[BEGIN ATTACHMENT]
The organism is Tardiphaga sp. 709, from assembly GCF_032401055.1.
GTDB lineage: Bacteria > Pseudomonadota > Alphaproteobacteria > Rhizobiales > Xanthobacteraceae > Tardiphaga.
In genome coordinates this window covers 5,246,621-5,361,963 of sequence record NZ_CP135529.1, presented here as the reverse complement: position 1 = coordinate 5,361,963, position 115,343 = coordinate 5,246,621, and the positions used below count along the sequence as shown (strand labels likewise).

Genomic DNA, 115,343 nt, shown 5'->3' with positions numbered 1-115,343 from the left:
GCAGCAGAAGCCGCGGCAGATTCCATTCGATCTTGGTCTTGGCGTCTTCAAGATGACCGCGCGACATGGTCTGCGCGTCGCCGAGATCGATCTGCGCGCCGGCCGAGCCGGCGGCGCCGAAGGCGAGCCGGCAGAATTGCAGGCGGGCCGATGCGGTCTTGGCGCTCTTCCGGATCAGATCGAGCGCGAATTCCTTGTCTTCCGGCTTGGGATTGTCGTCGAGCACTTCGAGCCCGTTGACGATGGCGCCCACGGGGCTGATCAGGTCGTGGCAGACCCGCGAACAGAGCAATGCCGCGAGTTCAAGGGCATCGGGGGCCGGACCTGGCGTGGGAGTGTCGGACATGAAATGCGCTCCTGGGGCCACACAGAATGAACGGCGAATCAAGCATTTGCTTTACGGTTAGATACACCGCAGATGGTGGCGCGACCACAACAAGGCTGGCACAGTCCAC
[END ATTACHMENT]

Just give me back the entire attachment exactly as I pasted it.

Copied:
The organism is Tardiphaga sp. 709, from assembly GCF_032401055.1.
GTDB lineage: Bacteria > Pseudomonadota > Alphaproteobacteria > Rhizobiales > Xanthobacteraceae > Tardiphaga.
In genome coordinates this window covers 5,246,621-5,361,963 of sequence record NZ_CP135529.1, presented here as the reverse complement: position 1 = coordinate 5,361,963, position 115,343 = coordinate 5,246,621, and the positions used below count along the sequence as shown (strand labels likewise).

Genomic DNA, 115,343 nt, shown 5'->3' with positions numbered 1-115,343 from the left:
GCAGCAGAAGCCGCGGCAGATTCCATTCGATCTTGGTCTTGGCGTCTTCAAGATGACCGCGCGACATGGTCTGCGCGTCGCCGAGATCGATCTGCGCGCCGGCCGAGCCGGCGGCGCCGAAGGCGAGCCGGCAGAATTGCAGGCGGGCCGATGCGGTCTTGGCGCTCTTCCGGATCAGATCGAGCGCGAATTCCTTGTCTTCCGGCTTGGGATTGTCGTCGAGCACTTCGAGCCCGTTGACGATGGCGCCCACGGGGCTGATCAGGTCGTGGCAGACCCGCGAACAGAGCAATGCCGCGAGTTCAAGGGCATCGGGGGCCGGACCTGGCGTGGGAGTGTCGGACATGAAATGCGCTCCTGGGGCCACACAGAATGAACGGCGAATCAAGCATTTGCTTTACGGTTAGATACACCGCAGATGGTGGCGCGACCACAACAAGGCTGGCACAGTCCAC